After two weeks of delays, one of the most important committee votes of the 2011 General Assembly will take place Friday morning in the House Privileges and Elections Committee. Members will consider a constitutional amendment to safeguard your property rights from the power of eminent domain by state and local government and utilities. It is the last chance the committee has to approve the resolution if it is to meet the “crossover” deadline and pass it to the Senate. If there is no constitutional amendment passed this session, the earliest chance Virginians will have to vote on one will be November 2014.
There are two identical resolutions before the committee: HJ 647, patroned by Delegate Rob Bell (R-58, Charlottesville) and/or HJ 693, patroned by Delegate Johnny Joannou (D-79, Portsmouth). This has been a long and difficult process, with a lot of work behind the scenes, but little to show for it so far, fighting off the big utilities as well as local governments who use your tax dollars to lobby against your rights. Friday, however, is our chance to move the ball forward for constitutional protections, limited government and economic and personal liberty.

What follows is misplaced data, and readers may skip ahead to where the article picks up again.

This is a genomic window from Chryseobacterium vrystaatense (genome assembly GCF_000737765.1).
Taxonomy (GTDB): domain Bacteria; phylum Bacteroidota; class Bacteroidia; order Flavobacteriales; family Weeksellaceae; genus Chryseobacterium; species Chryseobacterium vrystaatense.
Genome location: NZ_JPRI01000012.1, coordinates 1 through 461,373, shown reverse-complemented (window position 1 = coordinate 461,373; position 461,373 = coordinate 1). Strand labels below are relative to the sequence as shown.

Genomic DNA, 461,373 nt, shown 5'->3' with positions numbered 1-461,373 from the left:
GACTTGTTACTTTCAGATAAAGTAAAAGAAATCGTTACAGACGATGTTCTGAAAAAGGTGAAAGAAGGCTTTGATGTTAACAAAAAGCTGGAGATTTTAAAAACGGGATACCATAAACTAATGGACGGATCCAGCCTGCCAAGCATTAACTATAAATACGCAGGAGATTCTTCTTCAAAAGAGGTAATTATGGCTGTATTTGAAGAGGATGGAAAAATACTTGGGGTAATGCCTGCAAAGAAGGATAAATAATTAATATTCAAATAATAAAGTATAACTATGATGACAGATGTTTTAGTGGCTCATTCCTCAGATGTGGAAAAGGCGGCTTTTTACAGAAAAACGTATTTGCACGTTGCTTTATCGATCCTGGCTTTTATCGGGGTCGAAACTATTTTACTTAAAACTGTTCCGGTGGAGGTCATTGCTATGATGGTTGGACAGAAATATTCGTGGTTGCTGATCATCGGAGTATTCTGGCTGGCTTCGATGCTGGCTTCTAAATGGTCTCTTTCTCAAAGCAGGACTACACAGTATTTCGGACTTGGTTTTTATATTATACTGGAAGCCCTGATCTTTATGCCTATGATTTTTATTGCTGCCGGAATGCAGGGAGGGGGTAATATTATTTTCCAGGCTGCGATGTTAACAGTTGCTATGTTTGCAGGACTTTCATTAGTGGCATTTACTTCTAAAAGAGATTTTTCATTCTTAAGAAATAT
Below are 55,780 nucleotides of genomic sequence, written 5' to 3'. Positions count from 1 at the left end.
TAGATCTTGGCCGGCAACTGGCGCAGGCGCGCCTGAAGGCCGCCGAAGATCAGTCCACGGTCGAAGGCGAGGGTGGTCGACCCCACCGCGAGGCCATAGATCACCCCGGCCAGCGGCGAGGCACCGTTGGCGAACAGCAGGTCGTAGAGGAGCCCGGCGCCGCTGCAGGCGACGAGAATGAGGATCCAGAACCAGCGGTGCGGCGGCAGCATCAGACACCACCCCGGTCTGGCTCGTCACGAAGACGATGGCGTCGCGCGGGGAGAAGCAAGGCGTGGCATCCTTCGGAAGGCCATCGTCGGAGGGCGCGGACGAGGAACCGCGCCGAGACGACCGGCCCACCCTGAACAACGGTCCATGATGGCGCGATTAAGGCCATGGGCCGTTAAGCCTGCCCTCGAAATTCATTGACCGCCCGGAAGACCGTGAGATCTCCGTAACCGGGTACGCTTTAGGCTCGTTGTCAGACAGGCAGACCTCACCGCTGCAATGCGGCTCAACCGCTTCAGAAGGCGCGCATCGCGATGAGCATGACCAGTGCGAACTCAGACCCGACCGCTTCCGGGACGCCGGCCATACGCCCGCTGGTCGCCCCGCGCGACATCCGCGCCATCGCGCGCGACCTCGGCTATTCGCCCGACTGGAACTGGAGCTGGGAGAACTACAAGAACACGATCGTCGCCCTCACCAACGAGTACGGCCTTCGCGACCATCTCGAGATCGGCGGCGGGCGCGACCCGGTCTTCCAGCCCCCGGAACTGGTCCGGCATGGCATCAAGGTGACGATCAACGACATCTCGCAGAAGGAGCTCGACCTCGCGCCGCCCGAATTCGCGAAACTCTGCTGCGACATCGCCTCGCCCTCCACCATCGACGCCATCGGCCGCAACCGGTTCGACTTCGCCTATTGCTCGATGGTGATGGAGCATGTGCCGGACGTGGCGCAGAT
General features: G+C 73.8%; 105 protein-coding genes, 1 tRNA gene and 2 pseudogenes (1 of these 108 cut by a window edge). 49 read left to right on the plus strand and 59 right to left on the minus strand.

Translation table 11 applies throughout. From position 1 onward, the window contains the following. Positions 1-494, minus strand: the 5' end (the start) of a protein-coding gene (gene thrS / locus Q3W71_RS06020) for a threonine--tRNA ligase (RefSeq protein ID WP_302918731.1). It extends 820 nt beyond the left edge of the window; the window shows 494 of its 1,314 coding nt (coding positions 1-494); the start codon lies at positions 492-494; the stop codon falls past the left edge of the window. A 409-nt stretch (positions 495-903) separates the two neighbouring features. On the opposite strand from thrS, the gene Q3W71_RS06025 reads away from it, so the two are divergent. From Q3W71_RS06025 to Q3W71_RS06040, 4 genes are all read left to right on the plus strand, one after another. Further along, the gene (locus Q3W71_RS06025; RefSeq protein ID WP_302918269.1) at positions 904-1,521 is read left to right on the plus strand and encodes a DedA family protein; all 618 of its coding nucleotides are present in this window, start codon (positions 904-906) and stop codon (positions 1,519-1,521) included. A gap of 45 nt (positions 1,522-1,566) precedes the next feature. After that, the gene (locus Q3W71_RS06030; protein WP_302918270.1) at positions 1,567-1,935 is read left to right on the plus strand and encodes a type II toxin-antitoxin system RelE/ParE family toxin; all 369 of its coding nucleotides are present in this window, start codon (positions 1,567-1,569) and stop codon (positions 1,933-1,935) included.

Eminent domain is one of the most powerful and intimidating tools government has to increase its size, expand its reach into our lives and limit our freedoms. Without constitutional protections, you only borrow your property until the government takes it for whatever reason it determines. Without property rights, we don’t have secure homes for our families, the liberty to practice our faith, or the opportunity for economic advancement.
The fact is, ever since the deplorable Kelo decision by the U.S. Supreme Court, local and state governments have had eyes bigger than their stomachs for homes, farms and small businesses to feed their economic development schemes and pork barrel projects. Worse, sometimes they take private property and turn it over to another private entity. In one heinous case in Hampton, the city took private property for a pittance, and then sold it to a developer for millions while the original owner saw none of the extra money.
The Kelo decision was in 2005. The General Assembly has kept us waiting long enough to secure our constitutional rights to private property. Now, tell them the waiting is over!